Ultraviolet light (UV) - safe work guidelines

UV light is a type of electromagnetic radiation with a wavelength (180-400 nm), comprised of UVA, UVB, and UVC bands.  UV light levels emitted from equipment can exceed natural UV levels.

Potential hazards

  • UV exposure is not immediately felt.
  • Damage can occur from only a few seconds of exposure.
  • Eyes and skin are most at risk for damage.  There is a cumulative risk of harm.
  • Risks to the eyes include:  photokeratitis, cataracts, pterygium, cancer, and age-related macular degeneration.
  • Risks to skin include:  erythema, premature skin ageing, and skin cancer.

Equipment examples

  • Biological Safety Cabinet
  • Crosslinker
  • Fluorescence Detector
  • Fluorometer
  • HPLC Machines
  • Transilluminator
  • Spectrometer
  • UV Microscope
  • UV-Vis Detector
  • Xenon lamp
  • Arc lamp

Controlling exposure

The following safety controls are to be implemented where appropriate; based on the type of equipment, work location, and risk of exposure to persons from UV emitting devices. 


  • Reduce exposure risk by locating equipment in a separate room and using UV-absorbing shields.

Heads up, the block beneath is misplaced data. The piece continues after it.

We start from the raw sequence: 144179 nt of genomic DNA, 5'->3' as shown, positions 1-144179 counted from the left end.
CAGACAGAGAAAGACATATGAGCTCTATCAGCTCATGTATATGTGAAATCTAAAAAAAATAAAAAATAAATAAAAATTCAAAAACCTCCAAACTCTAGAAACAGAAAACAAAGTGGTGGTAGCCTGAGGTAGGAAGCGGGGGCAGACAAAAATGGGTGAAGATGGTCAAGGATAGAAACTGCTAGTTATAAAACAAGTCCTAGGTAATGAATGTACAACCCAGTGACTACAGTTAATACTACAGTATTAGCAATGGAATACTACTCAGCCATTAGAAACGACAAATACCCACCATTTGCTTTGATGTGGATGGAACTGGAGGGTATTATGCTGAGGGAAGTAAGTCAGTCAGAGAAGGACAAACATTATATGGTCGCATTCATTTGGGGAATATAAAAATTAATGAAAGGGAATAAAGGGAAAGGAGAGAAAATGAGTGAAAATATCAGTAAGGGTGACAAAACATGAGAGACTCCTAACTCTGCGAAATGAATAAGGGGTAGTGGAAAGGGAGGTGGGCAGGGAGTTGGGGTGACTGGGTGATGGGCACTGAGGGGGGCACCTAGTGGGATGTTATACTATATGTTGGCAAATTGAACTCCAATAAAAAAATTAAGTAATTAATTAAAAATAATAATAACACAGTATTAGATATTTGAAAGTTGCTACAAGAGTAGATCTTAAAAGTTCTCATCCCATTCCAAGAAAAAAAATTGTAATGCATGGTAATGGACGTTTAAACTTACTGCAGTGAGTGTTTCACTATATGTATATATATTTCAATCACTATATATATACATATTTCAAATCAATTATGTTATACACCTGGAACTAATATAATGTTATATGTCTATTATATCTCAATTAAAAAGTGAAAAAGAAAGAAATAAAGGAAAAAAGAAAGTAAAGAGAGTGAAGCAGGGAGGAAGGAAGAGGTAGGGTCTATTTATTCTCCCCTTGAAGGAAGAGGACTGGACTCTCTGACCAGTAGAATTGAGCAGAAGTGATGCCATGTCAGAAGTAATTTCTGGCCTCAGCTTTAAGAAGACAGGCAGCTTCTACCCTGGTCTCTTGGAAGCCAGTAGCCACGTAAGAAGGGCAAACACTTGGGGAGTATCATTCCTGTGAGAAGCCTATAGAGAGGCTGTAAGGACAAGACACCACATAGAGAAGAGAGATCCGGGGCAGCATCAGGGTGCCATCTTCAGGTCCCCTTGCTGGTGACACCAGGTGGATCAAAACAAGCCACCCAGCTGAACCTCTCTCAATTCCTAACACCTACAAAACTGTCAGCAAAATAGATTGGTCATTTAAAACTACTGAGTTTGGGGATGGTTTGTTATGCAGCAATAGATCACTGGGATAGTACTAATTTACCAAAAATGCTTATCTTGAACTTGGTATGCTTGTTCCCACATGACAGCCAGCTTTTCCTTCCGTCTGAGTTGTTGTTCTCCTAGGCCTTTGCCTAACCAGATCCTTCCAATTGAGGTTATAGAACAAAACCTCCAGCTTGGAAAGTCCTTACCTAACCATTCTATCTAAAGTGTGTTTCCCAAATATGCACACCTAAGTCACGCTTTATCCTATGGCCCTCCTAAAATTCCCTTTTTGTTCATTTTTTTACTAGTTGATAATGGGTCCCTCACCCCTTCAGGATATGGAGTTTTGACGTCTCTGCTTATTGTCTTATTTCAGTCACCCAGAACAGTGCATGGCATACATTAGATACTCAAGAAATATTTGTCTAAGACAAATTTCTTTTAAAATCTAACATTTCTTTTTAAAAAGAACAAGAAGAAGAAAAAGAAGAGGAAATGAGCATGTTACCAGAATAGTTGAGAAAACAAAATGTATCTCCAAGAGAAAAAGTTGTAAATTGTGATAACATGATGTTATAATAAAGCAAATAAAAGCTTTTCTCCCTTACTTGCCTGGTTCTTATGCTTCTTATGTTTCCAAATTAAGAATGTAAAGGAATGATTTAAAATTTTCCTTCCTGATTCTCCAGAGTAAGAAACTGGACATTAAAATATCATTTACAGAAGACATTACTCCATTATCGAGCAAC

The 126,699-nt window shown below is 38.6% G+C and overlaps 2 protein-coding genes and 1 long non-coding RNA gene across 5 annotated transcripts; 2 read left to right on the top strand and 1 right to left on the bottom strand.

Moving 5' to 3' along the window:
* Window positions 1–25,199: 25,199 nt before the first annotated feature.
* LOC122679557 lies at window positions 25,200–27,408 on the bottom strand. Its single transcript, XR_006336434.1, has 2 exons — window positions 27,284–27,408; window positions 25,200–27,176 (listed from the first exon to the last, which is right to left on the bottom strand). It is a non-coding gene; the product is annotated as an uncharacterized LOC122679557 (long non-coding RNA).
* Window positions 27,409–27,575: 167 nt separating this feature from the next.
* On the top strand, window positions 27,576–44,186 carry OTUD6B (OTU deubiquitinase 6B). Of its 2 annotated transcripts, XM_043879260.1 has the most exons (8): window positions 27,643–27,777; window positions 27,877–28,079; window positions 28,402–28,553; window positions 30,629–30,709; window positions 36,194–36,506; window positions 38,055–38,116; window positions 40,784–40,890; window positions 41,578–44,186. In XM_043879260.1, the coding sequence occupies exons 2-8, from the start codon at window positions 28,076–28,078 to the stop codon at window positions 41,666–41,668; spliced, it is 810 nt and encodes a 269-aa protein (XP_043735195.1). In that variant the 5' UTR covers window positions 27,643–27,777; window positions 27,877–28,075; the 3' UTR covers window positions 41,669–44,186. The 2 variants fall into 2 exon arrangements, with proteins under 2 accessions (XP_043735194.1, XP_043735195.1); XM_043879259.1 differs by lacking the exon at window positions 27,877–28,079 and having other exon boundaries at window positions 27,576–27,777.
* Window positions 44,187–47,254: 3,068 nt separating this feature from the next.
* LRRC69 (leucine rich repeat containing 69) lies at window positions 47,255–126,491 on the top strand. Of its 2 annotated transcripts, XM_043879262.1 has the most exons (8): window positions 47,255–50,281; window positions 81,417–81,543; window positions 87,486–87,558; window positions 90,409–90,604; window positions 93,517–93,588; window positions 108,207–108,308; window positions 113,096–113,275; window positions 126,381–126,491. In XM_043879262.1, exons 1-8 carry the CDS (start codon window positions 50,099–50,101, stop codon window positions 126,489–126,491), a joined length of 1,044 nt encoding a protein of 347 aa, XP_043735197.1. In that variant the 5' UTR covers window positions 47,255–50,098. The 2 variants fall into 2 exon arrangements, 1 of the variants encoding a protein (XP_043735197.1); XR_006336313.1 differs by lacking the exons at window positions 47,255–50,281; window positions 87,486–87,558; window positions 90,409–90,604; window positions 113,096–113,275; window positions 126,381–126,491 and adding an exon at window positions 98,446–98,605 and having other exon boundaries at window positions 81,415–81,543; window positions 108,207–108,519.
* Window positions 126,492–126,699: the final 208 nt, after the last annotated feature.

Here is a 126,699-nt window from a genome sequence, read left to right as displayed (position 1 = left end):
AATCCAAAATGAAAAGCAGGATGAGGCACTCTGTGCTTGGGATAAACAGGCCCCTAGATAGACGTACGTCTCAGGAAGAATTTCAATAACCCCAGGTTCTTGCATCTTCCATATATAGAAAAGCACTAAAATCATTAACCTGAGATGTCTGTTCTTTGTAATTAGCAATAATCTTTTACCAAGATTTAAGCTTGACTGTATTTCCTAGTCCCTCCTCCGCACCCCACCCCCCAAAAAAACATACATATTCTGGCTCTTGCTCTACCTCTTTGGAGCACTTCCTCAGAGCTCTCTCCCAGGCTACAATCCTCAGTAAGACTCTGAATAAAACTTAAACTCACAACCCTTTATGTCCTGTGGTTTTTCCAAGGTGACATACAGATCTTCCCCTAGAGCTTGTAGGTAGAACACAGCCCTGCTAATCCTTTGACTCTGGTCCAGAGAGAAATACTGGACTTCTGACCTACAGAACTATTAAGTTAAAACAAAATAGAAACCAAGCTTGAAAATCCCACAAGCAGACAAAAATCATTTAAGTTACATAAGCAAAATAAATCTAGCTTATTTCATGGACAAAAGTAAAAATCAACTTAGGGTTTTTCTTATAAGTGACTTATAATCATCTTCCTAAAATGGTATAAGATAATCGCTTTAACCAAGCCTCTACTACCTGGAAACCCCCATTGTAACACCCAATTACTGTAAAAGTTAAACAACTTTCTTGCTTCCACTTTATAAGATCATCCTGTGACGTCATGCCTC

• Interlocks - opt for equipment that prevents operation when safety may be compromised.
  • Eliminate reflective surfaces by covering area with non-UV-reflecting material.
  • Close sash hoods completely when using UV lights in biological safety cabinets.


  • Individuals are to be trained by their supervisors on the risks of UV light exposure and the safe operation of the UV light emitting equipment.
  • Warning Signs – all locations where an individual entering the area may be exposed to UV light, shall be labelled with a warning sign e.g. “UV HAZARD - PROTECT EYES AND SKIN”

Personal protection

  • Wear lab coat and long pants.
  • Nitrile gloves are recommended, but consider all hazards when selecting gloves.
  • Glasses should wrap around and be ANSI-Z87 rated.
  • A face shield is preferred as it protects more skin area.